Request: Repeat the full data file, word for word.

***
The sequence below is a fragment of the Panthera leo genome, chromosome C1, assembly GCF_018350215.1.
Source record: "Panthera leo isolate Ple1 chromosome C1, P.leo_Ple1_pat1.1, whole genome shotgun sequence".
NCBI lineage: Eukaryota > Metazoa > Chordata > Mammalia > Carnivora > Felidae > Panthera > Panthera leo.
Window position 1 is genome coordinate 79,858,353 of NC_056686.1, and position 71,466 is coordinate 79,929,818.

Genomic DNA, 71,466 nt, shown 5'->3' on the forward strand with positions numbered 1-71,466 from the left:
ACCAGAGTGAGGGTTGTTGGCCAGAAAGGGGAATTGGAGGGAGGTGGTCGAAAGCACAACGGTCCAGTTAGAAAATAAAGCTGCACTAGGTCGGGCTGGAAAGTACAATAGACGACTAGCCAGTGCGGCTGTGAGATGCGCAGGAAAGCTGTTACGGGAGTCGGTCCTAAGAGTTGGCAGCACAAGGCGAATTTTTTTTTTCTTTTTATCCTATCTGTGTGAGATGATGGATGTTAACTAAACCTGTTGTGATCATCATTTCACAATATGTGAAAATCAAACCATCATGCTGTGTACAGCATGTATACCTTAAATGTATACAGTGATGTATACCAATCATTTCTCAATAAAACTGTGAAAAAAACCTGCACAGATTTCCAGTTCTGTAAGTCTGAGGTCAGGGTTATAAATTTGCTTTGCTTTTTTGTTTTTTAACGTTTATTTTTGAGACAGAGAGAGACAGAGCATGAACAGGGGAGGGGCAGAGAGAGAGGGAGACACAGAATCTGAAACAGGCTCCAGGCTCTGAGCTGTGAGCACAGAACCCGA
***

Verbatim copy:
The sequence below is a fragment of the Panthera leo genome, chromosome C1, assembly GCF_018350215.1.
Source record: "Panthera leo isolate Ple1 chromosome C1, P.leo_Ple1_pat1.1, whole genome shotgun sequence".
NCBI lineage: Eukaryota > Metazoa > Chordata > Mammalia > Carnivora > Felidae > Panthera > Panthera leo.
Window position 1 is genome coordinate 79,858,353 of NC_056686.1, and position 71,466 is coordinate 79,929,818.

Genomic DNA, 71,466 nt, shown 5'->3' on the forward strand with positions numbered 1-71,466 from the left:
ACCAGAGTGAGGGTTGTTGGCCAGAAAGGGGAATTGGAGGGAGGTGGTCGAAAGCACAACGGTCCAGTTAGAAAATAAAGCTGCACTAGGTCGGGCTGGAAAGTACAATAGACGACTAGCCAGTGCGGCTGTGAGATGCGCAGGAAAGCTGTTACGGGAGTCGGTCCTAAGAGTTGGCAGCACAAGGCGAATTTTTTTTTTCTTTTTATCCTATCTGTGTGAGATGATGGATGTTAACTAAACCTGTTGTGATCATCATTTCACAATATGTGAAAATCAAACCATCATGCTGTGTACAGCATGTATACCTTAAATGTATACAGTGATGTATACCAATCATTTCTCAATAAAACTGTGAAAAAAACCTGCACAGATTTCCAGTTCTGTAAGTCTGAGGTCAGGGTTATAAATTTGCTTTGCTTTTTTGTTTTTTAACGTTTATTTTTGAGACAGAGAGAGACAGAGCATGAACAGGGGAGGGGCAGAGAGAGAGGGAGACACAGAATCTGAAACAGGCTCCAGGCTCTGAGCTGTGAGCACAGAACCCGA